As a user researcher, I’m usually working with knowledge from two different groups— the team that makes something (or wants to make something), and the people that the team hopes will buy or use that thing. My job is to uncover and synthesize new knowledge about both parties (e.g, how is this artifact or service understood, how is it being used, and how might it be used?) and then work to resolve the gaps between them.
In your experience working on research projects for your clients, what do you think are the biggest knowledge management challenges (and how do you solve them)?
There’s often a certain amount of anxiety about the data (say, recordings and transcripts of user research sessions), but the knowledge is the key to having the research be impactful and lead to meaningful change. But that change can be painful, as it means letting go of previously held beliefs. It’s especially difficult with those that are implicit beliefs.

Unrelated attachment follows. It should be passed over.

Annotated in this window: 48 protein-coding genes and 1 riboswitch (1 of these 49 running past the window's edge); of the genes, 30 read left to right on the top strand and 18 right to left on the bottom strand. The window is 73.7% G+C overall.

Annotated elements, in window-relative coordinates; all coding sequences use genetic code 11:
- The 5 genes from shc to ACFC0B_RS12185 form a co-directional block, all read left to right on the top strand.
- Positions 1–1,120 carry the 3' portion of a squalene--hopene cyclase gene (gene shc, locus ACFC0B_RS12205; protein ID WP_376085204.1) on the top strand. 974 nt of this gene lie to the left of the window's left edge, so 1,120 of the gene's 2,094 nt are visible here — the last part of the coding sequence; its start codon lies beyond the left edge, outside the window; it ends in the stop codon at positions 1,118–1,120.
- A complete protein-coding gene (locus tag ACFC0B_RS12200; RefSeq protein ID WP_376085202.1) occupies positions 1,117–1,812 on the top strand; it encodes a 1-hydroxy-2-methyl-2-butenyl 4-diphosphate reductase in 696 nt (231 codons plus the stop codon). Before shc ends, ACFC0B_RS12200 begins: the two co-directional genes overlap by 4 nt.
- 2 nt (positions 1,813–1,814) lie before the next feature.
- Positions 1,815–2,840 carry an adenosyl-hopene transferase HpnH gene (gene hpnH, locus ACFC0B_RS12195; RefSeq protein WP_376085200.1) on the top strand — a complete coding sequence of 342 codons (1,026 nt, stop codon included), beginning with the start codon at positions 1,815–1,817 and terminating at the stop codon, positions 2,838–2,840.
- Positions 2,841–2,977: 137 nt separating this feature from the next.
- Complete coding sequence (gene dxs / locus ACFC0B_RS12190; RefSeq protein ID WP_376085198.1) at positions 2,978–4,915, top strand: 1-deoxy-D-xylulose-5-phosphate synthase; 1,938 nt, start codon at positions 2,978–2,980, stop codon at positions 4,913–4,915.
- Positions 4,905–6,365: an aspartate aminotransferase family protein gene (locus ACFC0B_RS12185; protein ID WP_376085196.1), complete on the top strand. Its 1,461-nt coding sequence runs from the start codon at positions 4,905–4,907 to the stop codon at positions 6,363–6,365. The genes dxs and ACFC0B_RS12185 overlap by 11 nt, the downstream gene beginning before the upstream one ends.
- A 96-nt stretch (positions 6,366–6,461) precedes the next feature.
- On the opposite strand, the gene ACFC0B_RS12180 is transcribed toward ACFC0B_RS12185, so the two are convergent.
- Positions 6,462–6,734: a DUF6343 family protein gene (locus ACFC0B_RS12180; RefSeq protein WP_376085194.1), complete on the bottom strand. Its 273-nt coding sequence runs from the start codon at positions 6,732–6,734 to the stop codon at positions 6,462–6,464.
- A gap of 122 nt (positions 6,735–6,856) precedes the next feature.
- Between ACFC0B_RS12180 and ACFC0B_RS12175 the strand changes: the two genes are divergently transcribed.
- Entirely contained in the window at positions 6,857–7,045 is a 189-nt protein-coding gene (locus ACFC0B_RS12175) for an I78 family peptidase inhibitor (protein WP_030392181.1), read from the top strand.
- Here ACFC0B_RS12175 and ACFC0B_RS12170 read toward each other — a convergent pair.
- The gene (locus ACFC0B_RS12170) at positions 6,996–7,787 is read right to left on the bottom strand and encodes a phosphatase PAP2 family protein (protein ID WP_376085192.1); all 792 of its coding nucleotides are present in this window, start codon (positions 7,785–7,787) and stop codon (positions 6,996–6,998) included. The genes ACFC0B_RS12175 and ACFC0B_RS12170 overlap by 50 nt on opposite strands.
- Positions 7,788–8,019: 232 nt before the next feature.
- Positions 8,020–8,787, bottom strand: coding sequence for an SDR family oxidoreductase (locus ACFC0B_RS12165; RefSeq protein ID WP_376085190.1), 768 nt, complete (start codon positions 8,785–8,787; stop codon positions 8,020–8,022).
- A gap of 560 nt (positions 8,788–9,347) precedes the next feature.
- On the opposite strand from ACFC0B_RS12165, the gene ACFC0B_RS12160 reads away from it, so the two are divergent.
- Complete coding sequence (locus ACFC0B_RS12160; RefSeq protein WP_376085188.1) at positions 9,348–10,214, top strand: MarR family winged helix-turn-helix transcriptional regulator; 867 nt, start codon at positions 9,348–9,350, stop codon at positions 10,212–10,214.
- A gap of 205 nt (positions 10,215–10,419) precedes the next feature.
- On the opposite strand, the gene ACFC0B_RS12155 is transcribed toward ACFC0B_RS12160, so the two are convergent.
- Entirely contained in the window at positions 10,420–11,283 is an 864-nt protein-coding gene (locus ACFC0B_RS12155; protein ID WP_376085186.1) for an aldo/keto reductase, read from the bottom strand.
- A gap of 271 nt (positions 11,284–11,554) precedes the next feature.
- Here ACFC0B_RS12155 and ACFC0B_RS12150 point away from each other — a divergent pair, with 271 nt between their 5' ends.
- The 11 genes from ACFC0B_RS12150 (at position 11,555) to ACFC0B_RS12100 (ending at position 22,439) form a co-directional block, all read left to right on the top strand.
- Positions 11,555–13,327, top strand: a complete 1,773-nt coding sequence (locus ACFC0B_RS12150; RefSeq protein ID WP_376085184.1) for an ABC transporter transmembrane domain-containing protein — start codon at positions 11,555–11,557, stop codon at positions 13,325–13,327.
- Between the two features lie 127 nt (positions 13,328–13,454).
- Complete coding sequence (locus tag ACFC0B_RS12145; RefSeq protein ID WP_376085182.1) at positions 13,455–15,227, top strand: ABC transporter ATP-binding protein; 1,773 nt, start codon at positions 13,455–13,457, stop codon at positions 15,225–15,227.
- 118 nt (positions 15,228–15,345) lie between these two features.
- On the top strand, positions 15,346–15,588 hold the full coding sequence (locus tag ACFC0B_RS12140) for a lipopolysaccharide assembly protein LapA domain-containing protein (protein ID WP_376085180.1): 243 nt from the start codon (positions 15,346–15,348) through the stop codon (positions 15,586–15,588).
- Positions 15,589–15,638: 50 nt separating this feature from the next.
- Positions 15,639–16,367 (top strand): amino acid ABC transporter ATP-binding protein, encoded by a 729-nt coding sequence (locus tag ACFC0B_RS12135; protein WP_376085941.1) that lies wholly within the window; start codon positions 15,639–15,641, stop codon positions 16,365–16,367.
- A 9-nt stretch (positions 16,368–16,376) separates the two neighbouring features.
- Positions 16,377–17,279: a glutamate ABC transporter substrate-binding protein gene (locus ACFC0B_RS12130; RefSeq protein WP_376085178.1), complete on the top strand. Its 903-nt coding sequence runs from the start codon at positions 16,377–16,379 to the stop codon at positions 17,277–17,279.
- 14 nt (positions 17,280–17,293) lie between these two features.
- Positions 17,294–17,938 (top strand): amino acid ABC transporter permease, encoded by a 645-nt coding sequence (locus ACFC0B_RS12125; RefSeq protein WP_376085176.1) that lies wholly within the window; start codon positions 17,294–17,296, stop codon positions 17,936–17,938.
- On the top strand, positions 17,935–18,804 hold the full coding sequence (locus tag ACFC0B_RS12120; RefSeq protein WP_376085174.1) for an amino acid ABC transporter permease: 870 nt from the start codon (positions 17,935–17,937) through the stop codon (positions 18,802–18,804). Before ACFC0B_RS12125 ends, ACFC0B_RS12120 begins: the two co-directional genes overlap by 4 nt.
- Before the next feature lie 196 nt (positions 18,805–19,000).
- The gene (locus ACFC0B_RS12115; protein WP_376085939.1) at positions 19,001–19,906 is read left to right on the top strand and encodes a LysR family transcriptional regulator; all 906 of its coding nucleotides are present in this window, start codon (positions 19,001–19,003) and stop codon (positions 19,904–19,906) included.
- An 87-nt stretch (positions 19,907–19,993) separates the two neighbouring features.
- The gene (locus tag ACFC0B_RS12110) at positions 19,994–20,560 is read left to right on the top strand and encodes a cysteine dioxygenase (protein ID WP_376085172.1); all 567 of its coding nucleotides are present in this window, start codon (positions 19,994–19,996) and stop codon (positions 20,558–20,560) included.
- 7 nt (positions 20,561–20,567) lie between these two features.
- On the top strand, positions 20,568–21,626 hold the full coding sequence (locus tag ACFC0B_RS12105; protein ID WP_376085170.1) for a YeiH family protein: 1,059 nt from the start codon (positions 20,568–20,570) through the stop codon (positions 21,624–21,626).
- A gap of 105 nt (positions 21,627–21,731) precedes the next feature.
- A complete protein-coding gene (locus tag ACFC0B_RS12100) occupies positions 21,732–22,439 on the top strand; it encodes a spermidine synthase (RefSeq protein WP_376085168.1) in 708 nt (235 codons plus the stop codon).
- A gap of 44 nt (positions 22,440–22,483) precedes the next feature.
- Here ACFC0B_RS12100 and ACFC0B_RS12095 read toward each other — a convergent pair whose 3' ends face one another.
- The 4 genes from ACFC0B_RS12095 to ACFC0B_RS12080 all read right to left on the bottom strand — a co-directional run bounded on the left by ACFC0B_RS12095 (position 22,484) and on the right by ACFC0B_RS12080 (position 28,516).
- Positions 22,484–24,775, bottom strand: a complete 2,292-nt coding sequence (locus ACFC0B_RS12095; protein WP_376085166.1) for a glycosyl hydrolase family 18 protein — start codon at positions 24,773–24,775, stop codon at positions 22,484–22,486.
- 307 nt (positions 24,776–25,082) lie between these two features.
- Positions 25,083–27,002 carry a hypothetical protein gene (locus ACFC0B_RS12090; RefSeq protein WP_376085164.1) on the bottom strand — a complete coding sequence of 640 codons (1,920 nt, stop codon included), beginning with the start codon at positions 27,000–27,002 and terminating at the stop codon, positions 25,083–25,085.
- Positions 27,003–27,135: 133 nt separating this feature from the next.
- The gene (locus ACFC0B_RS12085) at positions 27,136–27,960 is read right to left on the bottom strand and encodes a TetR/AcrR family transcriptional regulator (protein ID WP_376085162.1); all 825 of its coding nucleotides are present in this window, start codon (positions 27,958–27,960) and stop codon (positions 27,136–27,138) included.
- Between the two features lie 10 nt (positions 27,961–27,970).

To have the most impact, I share anecdotes and examples along the way— not to present patterns and conclusions too early, but to introduce the rest of the team to the real people whose stories are the basis of the work that we’re doing, and then I work collaboratively with them to take apart and reassemble all that data into knowledge. Being part of that process— which is messy and divergent at points— really makes them the owners of the new knowledge that we’re creating. And then, we work to transform knowledge into (potential) actions.
To have the most impact, I share anecdotes and examples along the way— not to present patterns and conclusions too early, but to introduce the rest of the team to the real people whose stories are the basis of the work that we’re doing.